“I like the creative process, not just the result – going through the evolutionary journey with a building and seeing it get a new lease of life,” he says. “Centuries ago, someone built it to be beautiful. And while not all buildings get a second chance, some do, and I’m glad to be part of that.”
Artis Rozītis in the attic of Stefenhagen’s House
By the busload?
If Kuldīga gets the UNESCO listing, it will join a handful of other tangible and intangible Latvian sites, of which the best-known is the historic centre of Riga. According to Jana Jākobsone, the head of Kudīga’s Building Board and the chief project manager for the UNESCO campaign, getting listed won’t bring sudden changes to the city. That’s because the bulk of the heritage protection regulations have already been enacted, and there’s a consensus amongst the town’s inhabitants that this is the path they want to follow.
If pandemic restrictions allow, experts from ICOMOS, the UNESCO body charged with making the final decision, will make an inspection tour of Kuldīga this summer. And in spring 2022, they will decide whether to approve the application, suggest improvements in the bid or reject it outright.
According to Jana, partners from Brandenburg Technical University have helped with the paperwork, and the place speaks for itself.
“UNESCO status is a quality benchmark which only about a thousand sites around the world have earned,” she says. “Kuldīga is special enough to deserve this, and we Latvians have done our best to make it happen.”
Tourism is not the only game in town. Timber processing and textile manufacturing are humming along, and world-renowned piano maker Dāvids Kļaviņš moved to Kuldīga last year. Retail and hospitality have been hot hard by pandemic restrictions, but a few cafes offer takeaways.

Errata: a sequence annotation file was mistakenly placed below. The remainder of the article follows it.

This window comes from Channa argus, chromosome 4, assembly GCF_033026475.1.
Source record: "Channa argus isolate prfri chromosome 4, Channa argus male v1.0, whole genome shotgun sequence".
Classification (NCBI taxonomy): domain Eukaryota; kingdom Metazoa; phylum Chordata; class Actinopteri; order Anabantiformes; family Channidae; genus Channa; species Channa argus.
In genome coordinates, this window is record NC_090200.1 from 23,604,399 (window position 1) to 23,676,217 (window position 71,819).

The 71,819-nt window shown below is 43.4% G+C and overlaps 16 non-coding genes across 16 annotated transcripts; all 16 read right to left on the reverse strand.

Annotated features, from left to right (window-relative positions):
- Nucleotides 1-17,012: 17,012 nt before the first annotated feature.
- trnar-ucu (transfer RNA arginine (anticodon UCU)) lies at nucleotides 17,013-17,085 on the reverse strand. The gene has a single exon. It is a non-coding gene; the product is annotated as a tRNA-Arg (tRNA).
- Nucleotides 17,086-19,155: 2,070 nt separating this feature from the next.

But while no one knows how this season will pan out, in the long-term UNESCO will lead to a surge in visitor numbers. Will they love the place to death?
Jana says the city aims to attract visitors interested in culture, not camera-clicking hordes. And since fences are a part of the historic fabric of the city, locals are encouraged to create boundaries where they can peacefully live their lives.
Artis Rozītis agrees that there needs to be a balance between the needs of tourists and locals. Driven by tourism and Riga folk buying weekenders, Kuldīga’s property prices have risen steeply, and he says the municipality needs to expand the housing stock.
But he thinks there’s plenty of room for more visitors. Kuldīga needs to extend its season and encourage people to stick around for more than half a day. Promisingly, more of his foreign customers are using Kuldīga as a base to explore Kurzeme. And despite the pandemic, last summer was busy, as Latvian, Lithuanian ad Estonian travellers discovered their own backyard rather than jetting off to exotic locales.
“Here in the country, we’re used to living in a permanent semi-crisis, always wondering - maybe the tourists will come, maybe they won’t,” he says. “But in the last few years, we’re not just getting Riga’s crumbs anymore, as inbound tourists want to see the rest of Latvia as well. We’re hanging in there and hoping for the best.”